BRUSSELS (AFP) - European Union plans to tackle climate change reach a crucial phase on Tuesday with votes in the EU parliament, amid fears among green groups that pressure from industry is watering the proposals down.
Members of the European parliament’s environmental committee are preparing for a ‘’Super Tuesday’’ with their votes on key issues of the proposals set to form the basis for the position of the chamber as a whole.
The parliament and the 27 EU member states must approve the ambitious environmental measures in order to finalise the plan by the end of the year.
The European Union deal will then be able to bed down a common position for key international climate change talks in Copenhagen at the end of next year.
In January, the European Commission, the EU’s executive arm, proposed a series of measures with the overall aim of cutting greenhouse gas emissions by 20 percent from 1990 levels by 2020.
Among the initiatives were bringing the level of renewable energy up to 20 percent of total consumption, setting strict rules on car emissions and boosting the use of biofuels.
The environmental group WWF charged Friday that Europe’s plan of action to tackle climate change was being undermined by pressure from industry and may no longer achieve its original green goals.
The results of Tuesday’s deliberations in the European parliament remain far from sure, with conservatives and socialists divided in the image of the countries they represent.
The WWF in particular criticised the ‘’manoeuvres’’ of German members of the European Parliament to ‘’delay everything’’.
Germany, Europe’s biggest car producer and producer of Europe’s biggest cars, feels the plan to oblige all car makers to reach the same average emissions target is punitive to the likes of BMW and Mercedes.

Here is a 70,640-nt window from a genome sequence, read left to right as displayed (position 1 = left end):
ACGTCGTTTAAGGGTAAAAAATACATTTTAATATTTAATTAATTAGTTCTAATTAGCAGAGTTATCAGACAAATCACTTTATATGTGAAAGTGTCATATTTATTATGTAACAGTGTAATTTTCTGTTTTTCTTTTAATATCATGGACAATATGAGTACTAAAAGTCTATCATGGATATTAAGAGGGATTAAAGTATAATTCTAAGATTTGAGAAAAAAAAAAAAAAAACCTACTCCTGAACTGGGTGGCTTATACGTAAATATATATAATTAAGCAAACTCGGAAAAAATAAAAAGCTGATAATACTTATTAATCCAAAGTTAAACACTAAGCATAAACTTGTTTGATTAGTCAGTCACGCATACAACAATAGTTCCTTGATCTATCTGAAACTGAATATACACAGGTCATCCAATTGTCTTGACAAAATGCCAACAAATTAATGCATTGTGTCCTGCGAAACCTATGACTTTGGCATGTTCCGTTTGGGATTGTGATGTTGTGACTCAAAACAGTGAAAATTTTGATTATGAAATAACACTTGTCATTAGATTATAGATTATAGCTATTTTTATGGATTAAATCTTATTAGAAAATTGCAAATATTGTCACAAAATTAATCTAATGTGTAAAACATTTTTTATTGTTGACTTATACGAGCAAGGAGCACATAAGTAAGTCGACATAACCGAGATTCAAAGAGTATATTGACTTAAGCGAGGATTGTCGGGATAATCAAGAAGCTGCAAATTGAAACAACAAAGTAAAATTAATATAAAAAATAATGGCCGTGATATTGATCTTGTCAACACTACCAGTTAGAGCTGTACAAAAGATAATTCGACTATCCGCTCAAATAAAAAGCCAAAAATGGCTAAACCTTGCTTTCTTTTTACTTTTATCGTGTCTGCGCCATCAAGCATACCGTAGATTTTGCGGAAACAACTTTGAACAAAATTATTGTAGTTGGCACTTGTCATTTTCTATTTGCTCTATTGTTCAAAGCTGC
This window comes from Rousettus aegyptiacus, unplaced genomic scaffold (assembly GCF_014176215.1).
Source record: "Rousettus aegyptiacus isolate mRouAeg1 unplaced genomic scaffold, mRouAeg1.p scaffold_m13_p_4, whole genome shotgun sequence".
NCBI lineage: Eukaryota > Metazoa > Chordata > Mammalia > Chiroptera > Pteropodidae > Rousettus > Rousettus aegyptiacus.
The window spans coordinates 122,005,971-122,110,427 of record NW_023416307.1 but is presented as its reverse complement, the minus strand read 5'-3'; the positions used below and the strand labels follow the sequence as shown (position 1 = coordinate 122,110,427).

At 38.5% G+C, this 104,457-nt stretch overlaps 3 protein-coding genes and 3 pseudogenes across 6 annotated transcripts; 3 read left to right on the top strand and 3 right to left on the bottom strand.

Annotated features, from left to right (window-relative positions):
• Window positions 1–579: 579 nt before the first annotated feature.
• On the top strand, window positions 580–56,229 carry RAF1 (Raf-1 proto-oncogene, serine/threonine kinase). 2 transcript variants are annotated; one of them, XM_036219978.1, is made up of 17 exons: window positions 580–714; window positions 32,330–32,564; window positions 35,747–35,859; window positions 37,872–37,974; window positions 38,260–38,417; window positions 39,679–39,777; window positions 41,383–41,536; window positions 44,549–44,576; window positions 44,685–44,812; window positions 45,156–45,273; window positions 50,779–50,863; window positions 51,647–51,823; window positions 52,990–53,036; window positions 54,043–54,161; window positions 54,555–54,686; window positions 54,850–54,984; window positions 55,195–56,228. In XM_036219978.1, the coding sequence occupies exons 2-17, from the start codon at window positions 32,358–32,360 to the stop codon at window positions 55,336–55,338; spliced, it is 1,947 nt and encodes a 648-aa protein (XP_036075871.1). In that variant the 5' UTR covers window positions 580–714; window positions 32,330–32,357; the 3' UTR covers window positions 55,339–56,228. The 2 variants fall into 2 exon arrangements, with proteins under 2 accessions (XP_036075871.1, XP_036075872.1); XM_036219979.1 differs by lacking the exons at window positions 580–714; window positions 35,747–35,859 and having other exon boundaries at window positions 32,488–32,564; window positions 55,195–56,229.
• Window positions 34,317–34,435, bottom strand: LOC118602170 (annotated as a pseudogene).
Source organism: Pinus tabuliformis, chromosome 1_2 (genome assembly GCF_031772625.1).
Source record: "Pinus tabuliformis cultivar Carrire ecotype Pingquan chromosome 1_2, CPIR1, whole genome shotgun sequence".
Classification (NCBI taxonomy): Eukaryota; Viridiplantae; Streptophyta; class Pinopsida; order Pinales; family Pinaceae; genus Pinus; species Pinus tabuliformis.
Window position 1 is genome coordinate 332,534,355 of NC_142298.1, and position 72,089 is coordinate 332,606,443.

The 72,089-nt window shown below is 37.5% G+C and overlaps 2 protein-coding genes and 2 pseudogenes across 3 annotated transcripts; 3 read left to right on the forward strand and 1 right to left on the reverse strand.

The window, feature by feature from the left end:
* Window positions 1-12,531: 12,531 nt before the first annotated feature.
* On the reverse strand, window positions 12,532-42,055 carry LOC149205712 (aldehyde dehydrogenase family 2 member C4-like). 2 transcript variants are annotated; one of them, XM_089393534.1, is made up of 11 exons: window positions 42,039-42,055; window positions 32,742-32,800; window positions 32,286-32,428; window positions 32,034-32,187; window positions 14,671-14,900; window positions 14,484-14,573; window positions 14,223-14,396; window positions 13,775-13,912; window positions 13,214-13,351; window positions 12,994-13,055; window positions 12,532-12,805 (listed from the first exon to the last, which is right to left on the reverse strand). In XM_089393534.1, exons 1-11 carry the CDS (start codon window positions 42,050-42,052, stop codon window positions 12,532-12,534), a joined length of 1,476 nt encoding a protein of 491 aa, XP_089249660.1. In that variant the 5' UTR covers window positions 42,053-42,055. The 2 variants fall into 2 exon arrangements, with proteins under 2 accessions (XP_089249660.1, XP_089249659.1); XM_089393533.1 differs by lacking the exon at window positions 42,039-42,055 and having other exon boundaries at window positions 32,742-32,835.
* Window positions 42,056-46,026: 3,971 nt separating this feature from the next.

With Germany entering into an electoral period, and with its leaders very receptive to the concerns of the captains of industry, the pressure is there.
Tuesday’s votes concern three main planks of the overall EU plan; how to run the system for allocating and exchange greenhouse gas emission quotas, efforts in each member state in the non-industrial area and, thirdly, ways of developing the capture and storage of carbon dioxide.
One of the key proposals is the auctioning from 2013 of carbon dioxide emissions permits, currently handed out free to heavy industry.
This would bring an estimated 44 billion euros (61 billion dollars) per year into European coffers.
However European captains of industry fears the measures will hit them and help their overseas competitors.
They won a first victory when the EU parliament’s industry committee recently introduced a series of amendments in favour of allocating a sizeable proportion of the emissions allowances for free and rejecting penalties for countries failing to reach their national emissions targets.
Last Thursday metallurgy sector union leaders called the EU Commission’s CO2 reduction targets ‘’impossible to achieve’’, urging the European parliament to ‘’improve’’ the exchange system.
Compromise discussions between EU member states have also been seeking to make some of the proposed rules more lenient.
The WWF and Greenpeace accuse the current French EU presidency of bowing to industry pressure.
The compromise with industry, particularly German interests, is ‘’undermining everything (and) really goes in the wrong direction,’’ Daria Villagrasa, from WWF’s energy programme, told a press conference in Brussels on Friday.
The ecologists are especially concerned that the global financial crisis is also hampering their cause, with company directors more worried about saving their businesses than the planet.
Or as German foreign minister Frank-Walter Steinmeier put it: ‘’It is clear that the failure of a bank preoccupies opinion more today than global warming.’’
Manila Bulletin Online, Oct. 05, 2008